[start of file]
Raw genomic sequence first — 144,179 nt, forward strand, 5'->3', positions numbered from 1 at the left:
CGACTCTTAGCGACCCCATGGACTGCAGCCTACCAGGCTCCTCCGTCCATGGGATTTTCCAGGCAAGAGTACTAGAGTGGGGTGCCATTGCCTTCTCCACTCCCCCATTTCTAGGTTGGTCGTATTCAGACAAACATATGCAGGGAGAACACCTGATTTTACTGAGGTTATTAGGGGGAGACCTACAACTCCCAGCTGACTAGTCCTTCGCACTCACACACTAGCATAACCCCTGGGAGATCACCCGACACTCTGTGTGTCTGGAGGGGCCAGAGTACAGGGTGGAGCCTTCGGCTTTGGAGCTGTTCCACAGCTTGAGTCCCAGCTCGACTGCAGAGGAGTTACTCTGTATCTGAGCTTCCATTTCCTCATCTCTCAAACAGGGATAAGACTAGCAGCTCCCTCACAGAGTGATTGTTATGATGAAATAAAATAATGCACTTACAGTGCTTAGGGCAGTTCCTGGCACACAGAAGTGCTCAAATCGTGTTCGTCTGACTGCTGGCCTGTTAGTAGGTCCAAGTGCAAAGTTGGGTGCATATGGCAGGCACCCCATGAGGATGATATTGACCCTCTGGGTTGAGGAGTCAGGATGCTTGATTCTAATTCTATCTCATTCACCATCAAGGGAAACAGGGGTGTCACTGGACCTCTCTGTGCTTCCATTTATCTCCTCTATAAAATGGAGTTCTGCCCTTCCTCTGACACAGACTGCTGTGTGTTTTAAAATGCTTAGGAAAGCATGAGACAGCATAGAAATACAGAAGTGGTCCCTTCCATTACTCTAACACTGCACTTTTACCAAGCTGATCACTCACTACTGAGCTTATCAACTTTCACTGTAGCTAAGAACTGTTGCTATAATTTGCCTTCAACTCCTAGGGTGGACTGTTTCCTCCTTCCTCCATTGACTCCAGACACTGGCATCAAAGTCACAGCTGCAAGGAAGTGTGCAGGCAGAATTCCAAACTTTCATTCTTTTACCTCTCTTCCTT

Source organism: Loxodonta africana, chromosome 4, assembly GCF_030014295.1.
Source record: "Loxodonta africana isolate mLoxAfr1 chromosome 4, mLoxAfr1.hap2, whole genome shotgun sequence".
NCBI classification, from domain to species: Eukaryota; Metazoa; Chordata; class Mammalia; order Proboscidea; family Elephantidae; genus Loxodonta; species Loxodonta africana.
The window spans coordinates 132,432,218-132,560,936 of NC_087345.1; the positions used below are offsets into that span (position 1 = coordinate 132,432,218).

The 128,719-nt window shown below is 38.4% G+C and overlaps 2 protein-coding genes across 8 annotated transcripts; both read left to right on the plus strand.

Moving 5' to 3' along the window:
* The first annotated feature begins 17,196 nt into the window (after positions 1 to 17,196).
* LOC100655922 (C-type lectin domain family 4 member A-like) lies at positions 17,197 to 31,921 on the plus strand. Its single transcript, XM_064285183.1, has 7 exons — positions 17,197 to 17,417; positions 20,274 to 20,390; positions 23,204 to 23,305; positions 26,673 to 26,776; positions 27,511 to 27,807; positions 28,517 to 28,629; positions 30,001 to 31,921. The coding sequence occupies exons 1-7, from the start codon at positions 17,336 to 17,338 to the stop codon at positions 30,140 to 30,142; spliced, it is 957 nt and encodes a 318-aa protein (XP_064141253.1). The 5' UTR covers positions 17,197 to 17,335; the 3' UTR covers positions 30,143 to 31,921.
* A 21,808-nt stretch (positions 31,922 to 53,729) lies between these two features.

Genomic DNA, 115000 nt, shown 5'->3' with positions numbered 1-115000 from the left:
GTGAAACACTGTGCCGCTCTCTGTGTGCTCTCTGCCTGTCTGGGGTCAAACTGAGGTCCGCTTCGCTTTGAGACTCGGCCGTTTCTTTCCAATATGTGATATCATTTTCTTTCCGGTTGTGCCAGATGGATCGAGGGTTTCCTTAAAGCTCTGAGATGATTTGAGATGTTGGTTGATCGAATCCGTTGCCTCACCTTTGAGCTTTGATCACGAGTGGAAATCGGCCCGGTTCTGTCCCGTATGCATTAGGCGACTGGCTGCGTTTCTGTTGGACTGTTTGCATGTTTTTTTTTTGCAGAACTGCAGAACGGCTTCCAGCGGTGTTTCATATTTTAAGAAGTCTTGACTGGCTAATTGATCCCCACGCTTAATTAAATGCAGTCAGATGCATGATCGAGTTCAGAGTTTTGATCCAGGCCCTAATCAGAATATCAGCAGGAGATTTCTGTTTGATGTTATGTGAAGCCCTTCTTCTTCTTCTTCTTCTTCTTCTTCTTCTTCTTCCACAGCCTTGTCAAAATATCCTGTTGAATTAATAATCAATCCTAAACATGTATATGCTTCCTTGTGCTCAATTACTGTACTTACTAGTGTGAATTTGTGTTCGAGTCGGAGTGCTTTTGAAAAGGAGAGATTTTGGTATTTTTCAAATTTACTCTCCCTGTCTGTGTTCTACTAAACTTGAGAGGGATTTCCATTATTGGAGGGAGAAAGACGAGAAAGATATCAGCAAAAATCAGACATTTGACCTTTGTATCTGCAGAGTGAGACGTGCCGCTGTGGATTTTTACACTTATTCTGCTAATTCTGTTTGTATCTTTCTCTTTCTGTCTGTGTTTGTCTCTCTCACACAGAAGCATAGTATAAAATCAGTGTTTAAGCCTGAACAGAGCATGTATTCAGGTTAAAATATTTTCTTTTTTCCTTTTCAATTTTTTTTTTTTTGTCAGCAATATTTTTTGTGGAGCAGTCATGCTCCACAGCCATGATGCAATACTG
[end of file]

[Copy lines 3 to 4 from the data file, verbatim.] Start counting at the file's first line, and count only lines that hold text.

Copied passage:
Source organism: Loxodonta africana, chromosome 4, assembly GCF_030014295.1.
Source record: "Loxodonta africana isolate mLoxAfr1 chromosome 4, mLoxAfr1.hap2, whole genome shotgun sequence".